‘There were lots of tears when we said goodbye. I feel so many things. I feel very sad for them [but] I’m relieved for me and I feel happy for the animals.’

The Ministry of Defence, which assisted his evacuation, confirmed he was through the airport in a tweet on Friday night.

It said: ‘Pen Farthing and his pets were assisted through the system at Kabul airport by the UK armed forces.

‘They are currently being supported while he awaits transportation. On the direction of the Defence Secretary, clearance for their charter flight has been sponsored by the UK Government.’

Mr Farthing told how his employees at the animal sanctuary drove with him to the airport in two cattle trucks.

But he revealed they had been banned from crossing into the area controlled by British soldiers by armed Taliban fighters.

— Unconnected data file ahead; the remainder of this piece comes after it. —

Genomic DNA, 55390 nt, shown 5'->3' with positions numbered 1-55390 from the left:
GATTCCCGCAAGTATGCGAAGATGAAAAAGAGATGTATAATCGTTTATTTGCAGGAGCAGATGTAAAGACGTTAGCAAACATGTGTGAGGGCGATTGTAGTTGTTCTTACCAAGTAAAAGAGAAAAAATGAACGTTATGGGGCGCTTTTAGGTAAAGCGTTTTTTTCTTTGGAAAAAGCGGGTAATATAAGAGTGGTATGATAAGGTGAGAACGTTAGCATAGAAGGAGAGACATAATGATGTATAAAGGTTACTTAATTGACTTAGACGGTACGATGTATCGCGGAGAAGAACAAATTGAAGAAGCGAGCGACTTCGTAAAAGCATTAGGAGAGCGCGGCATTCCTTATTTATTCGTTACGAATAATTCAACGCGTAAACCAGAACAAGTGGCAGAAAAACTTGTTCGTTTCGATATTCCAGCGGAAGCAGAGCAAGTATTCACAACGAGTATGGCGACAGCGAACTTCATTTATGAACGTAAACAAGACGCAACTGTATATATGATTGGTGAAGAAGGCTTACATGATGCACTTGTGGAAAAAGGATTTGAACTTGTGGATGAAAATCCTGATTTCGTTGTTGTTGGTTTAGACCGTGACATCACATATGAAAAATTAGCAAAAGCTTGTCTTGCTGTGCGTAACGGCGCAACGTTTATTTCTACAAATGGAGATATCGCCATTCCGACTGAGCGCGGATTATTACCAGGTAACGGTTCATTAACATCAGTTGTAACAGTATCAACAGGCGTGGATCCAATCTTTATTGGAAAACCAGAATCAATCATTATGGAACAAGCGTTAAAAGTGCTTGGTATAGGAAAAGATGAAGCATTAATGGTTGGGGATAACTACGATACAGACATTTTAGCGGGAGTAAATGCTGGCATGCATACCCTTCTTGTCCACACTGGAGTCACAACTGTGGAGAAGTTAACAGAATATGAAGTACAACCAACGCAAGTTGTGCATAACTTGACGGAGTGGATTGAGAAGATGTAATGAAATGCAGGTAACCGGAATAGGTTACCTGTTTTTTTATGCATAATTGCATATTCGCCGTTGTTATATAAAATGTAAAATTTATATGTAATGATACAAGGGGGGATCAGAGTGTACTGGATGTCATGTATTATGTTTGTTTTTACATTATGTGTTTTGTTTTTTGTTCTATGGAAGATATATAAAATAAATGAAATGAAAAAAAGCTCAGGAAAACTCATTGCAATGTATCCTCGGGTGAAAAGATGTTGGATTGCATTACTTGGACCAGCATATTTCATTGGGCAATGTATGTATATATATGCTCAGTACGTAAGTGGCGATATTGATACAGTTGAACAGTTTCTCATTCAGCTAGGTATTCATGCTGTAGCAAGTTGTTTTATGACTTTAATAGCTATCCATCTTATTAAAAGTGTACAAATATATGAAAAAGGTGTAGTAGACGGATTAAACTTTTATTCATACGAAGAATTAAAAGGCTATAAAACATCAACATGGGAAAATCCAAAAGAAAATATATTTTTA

The former Royal Marine, who founded the Nowzad animal shelter in Kabul, has been engaged in a desperate attempt to board an RAF evacuation flight in recent days

The former Royal Marine, who founded the Nowzad animal shelter in Kabul, has been engaged in a desperate attempt to board an RAF evacuation flight in recent days

The former Royal Marine, who founded the Nowzad animal shelter in Kabul, has been engaged in a desperate attempt to board an RAF evacuation flight in recent days 

Soldiers helped him unload 125kg of dry pet food, 72 tins, 270 litres of water, 12 industrial size rolls of paper towel and 20 bottles of disinfectant in a warehouse.

Despite his misery at having to leave behind his staff, Mr Farthing’s wife was chuffed he was on his way out.

Kaisa was eating dinner with her father in Oslo when Pen video-called her from inside Kabul airport. ‘You should have seen the smile on my face,’ she said.